In the course of our duties as Sys Admins I’m sure we’ve all “pushed the wrong button” a few times. If you haven’t yet, you probably haven’t been a Sys Admin very long.
About 10 years ago while working on a project which was wrought with political and technical paranoia I decided to prepare my own “Lysine Contingency” in the event that the political hailstorm became too much for me to handle. I first heard the term Lysine Contingency (LC) from Jurassic Park. I was always intrigued by the idea that Samuel L.’s character introduced. Certain destruction to the park’s dinosaurs if a problem occurred that was simply unmanageable.
A Lysine Contingency is not your normal Change Management Rollback plan. It is basically you screaming “MISSION COMPROMISED! ABORT ABORT”.
So, I want to offer some things I have learned about Lysine Contingency plans.
Points to consider:
How was the change implemented?
Were there multiple execution points such as Group Policy,
, Login Scripts, Manual Installations, cron jobs or other local schedulers?
Which execution point can be used to produce the greatest yield on your rollback? If you can hit 80% of your computers in 20 minutes with Software Deployment vs. 1 day with Group Policies then it’s obvious where you should place your focus.
Can the change be rolled back or otherwise mitigated without affecting other production systems, users or applications
Does your change require a reboot of the target system or application?
What, if any, are the dependent services or applications?
Will any data be lost? Are there other methods of removing the change that may take longer but save the data?
Do you need the cooperation of any external entity?
Are you allowed to deploy software but you’re not allowed to modify GPOs? Are the GPOs part of your LC?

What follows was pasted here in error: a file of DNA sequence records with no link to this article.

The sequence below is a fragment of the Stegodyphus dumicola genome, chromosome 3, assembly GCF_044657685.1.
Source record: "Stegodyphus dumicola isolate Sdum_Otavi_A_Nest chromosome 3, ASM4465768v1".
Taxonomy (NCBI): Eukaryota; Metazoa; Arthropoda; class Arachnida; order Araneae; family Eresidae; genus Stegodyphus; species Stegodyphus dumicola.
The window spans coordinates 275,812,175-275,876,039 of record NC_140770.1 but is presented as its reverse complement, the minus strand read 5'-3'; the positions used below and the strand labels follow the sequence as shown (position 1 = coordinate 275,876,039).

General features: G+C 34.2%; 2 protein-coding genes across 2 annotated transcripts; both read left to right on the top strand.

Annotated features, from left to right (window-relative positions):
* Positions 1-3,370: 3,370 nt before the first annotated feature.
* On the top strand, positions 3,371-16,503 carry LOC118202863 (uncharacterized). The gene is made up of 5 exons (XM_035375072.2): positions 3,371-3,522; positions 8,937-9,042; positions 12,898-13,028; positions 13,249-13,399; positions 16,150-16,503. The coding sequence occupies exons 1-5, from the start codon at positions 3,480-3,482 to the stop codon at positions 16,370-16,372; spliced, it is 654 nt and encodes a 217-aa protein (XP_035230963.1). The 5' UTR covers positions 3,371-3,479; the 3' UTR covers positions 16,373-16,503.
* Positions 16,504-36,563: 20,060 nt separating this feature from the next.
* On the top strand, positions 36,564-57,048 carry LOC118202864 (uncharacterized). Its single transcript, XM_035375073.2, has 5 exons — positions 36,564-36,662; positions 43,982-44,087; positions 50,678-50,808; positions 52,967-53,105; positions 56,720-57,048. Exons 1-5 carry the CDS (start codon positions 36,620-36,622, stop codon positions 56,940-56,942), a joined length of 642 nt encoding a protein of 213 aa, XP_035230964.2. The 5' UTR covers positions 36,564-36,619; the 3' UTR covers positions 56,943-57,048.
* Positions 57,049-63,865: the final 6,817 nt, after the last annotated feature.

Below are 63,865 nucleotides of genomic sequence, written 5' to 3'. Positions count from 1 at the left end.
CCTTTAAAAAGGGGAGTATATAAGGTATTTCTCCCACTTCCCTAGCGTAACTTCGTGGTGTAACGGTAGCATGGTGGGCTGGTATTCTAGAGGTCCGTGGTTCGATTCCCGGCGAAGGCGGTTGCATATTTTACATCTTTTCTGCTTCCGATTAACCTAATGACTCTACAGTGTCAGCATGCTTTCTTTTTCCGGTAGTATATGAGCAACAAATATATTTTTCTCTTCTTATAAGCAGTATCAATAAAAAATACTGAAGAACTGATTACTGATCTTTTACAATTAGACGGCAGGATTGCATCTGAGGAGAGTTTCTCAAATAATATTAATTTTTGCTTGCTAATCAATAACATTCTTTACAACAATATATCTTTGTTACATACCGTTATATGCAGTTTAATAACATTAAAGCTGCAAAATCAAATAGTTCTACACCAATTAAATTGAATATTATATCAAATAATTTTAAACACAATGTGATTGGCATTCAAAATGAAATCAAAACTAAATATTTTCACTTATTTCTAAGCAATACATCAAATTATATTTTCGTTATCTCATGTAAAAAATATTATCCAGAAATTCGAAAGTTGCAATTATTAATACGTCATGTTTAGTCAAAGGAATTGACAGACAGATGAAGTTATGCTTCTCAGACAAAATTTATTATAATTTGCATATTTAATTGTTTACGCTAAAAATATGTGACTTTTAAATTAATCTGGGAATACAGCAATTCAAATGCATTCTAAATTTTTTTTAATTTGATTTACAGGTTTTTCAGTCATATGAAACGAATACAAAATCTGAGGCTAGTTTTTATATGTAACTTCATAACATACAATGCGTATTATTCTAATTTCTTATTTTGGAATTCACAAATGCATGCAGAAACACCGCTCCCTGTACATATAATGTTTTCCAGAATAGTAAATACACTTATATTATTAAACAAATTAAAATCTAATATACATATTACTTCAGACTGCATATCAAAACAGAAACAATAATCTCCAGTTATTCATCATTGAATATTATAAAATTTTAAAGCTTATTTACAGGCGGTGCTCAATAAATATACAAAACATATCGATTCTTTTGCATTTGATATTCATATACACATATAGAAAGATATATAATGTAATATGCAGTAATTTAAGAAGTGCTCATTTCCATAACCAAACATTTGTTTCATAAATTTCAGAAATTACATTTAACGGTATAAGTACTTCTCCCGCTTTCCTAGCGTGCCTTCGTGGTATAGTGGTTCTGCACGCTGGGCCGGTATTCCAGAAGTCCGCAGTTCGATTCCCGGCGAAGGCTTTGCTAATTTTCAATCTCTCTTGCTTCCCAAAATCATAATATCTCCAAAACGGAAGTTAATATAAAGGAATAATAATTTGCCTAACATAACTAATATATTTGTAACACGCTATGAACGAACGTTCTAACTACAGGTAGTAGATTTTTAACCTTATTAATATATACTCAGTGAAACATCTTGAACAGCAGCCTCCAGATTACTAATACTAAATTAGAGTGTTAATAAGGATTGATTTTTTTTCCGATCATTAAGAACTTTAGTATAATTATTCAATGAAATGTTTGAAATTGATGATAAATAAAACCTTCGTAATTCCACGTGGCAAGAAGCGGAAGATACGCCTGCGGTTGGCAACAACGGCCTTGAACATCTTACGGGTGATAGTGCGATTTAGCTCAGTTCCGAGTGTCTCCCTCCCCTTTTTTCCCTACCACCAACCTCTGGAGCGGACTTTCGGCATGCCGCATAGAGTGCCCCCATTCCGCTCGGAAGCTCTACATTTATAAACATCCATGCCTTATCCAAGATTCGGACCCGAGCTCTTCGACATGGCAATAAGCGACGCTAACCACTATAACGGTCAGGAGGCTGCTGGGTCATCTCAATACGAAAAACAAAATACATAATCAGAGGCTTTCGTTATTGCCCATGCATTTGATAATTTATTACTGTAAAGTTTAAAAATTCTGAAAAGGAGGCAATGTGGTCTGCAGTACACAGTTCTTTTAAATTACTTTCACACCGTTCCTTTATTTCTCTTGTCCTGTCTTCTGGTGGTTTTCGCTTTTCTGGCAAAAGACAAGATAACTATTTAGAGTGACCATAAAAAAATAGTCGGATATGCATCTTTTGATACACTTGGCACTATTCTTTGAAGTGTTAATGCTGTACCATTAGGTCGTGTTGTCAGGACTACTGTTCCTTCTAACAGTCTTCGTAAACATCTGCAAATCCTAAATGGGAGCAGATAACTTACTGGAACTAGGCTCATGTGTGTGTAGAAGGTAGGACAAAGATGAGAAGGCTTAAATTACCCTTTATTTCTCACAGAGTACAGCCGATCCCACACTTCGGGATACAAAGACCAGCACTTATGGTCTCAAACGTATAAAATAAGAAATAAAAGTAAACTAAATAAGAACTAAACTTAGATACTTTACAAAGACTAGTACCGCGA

The best Lysine solutions are the solutions that don’t require anyone else but you. In a serious do-or-die situation you don’t want to rely on the guy who’s always on a smoking break or the lady who has more drama in her life than the evening lineup on Lifetime.
I want to stress: I’m not talking about proper Change Management procedures here. You should always have a rollback plan for major changes in your computing environment. I have had to rollback many changes to my various environments over the years, however, I have only had to enact a Lysine Contingency once and this came over two years AFTER the changes were introduced! Remember, the issues that often require your Lysine Contingency are just as easily going to be political as they are technical.
In the case I mentioned earlier I had my entire LC whittled down to one script. When the alarm sounded I knew that I had prepared for this scenario and there was no need to script some uninstallation routine or quickly write a new GPO or even to hold a meeting. This script set one flag which my verification utility read as “get the hell out of here!”. With this flag, no more new verifications or installations would take place via GPO. The next section of my script deployed a Tivoli Software Package which immediately uninstalled the utility on all Windows computers. The next section added some log files to a central server. These files detailed the actions taken and would, ultimately, record the success rate of the Lysine Contingency.
Within 30 minutes the only traces of the original changes were contained in logs which I promptly gave to my manager. The Lysine Contingency went off without a hitch so that when the musical chairs music stopped I wasn’t the one left standing.